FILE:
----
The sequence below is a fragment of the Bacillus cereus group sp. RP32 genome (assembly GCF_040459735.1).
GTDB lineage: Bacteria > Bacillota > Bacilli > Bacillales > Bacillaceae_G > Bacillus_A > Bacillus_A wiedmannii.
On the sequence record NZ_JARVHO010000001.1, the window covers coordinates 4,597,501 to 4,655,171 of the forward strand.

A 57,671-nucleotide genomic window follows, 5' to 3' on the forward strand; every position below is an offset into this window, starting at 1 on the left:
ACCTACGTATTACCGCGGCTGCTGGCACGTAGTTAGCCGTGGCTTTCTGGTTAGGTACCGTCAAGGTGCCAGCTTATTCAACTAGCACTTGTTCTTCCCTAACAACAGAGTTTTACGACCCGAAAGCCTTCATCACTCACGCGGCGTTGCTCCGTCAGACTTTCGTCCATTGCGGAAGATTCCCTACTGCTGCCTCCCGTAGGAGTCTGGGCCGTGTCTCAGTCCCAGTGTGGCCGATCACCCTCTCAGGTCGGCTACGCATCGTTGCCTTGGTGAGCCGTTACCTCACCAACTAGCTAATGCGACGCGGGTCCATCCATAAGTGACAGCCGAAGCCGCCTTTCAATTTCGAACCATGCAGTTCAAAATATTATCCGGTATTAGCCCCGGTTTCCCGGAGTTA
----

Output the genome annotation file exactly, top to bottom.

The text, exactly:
The sequence below is a fragment of the Bacillus cereus group sp. RP32 genome (assembly GCF_040459735.1).
GTDB lineage: Bacteria > Bacillota > Bacilli > Bacillales > Bacillaceae_G > Bacillus_A > Bacillus_A wiedmannii.
On the sequence record NZ_JARVHO010000001.1, the window covers coordinates 4,597,501 to 4,655,171 of the forward strand.

A 57,671-nucleotide genomic window follows, 5' to 3' on the forward strand; every position below is an offset into this window, starting at 1 on the left:
ACCTACGTATTACCGCGGCTGCTGGCACGTAGTTAGCCGTGGCTTTCTGGTTAGGTACCGTCAAGGTGCCAGCTTATTCAACTAGCACTTGTTCTTCCCTAACAACAGAGTTTTACGACCCGAAAGCCTTCATCACTCACGCGGCGTTGCTCCGTCAGACTTTCGTCCATTGCGGAAGATTCCCTACTGCTGCCTCCCGTAGGAGTCTGGGCCGTGTCTCAGTCCCAGTGTGGCCGATCACCCTCTCAGGTCGGCTACGCATCGTTGCCTTGGTGAGCCGTTACCTCACCAACTAGCTAATGCGACGCGGGTCCATCCATAAGTGACAGCCGAAGCCGCCTTTCAATTTCGAACCATGCAGTTCAAAATATTATCCGGTATTAGCCCCGGTTTCCCGGAGTTA